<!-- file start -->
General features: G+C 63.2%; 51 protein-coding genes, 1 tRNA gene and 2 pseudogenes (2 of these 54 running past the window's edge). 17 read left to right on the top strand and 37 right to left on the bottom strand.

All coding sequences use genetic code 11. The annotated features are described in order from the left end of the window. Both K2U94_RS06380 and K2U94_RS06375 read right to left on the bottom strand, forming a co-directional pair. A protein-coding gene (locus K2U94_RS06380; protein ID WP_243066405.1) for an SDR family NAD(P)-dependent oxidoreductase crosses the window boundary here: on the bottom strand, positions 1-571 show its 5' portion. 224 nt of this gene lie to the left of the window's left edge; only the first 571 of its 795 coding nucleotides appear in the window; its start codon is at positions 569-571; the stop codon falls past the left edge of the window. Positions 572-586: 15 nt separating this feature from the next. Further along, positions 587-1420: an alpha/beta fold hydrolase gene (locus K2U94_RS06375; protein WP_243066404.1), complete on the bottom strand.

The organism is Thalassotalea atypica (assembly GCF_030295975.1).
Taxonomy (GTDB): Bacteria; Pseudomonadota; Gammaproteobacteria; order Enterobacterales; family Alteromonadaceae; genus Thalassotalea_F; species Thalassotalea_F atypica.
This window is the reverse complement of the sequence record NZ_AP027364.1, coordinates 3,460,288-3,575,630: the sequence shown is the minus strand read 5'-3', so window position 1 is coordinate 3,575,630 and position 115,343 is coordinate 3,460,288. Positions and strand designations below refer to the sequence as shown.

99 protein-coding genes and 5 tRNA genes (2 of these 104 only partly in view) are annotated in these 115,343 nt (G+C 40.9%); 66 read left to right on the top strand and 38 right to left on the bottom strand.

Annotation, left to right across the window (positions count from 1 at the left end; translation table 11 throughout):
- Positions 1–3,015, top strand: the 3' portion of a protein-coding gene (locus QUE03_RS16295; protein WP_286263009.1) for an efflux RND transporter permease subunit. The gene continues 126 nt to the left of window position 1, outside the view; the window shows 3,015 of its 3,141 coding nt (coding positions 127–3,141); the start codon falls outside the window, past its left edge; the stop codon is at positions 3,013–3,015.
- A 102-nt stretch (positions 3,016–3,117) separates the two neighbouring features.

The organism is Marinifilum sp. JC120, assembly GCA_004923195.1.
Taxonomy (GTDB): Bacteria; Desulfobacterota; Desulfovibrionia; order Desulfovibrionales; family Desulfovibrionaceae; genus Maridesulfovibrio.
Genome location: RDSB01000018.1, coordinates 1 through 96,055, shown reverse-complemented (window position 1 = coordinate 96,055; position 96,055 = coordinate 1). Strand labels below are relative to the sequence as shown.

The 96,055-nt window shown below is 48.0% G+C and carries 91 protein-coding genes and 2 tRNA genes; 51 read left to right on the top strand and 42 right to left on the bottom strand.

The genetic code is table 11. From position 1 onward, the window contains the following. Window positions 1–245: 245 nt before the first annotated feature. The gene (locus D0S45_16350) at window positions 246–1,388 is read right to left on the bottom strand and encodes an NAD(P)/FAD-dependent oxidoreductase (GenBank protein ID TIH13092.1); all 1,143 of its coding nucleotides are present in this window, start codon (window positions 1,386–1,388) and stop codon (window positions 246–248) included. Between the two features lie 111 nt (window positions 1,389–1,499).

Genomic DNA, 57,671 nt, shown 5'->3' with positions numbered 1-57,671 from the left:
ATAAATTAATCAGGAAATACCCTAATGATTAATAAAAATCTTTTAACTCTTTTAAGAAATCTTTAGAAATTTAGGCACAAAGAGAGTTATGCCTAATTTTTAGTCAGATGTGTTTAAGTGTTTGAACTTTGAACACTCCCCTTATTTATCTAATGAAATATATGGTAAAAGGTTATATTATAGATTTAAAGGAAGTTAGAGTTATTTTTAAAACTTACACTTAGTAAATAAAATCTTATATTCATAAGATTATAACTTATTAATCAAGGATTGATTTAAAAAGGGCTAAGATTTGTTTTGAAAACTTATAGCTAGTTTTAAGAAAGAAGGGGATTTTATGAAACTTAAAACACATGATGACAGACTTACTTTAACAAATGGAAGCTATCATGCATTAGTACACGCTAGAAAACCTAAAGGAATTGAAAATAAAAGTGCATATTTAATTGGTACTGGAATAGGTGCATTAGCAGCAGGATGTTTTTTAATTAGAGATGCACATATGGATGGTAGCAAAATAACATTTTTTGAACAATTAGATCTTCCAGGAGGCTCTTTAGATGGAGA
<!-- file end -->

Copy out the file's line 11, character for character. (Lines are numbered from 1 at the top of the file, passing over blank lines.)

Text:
Taxonomy (GTDB): Bacteria; Desulfobacterota; Desulfovibrionia; order Desulfovibrionales; family Desulfovibrionaceae; genus Maridesulfovibrio.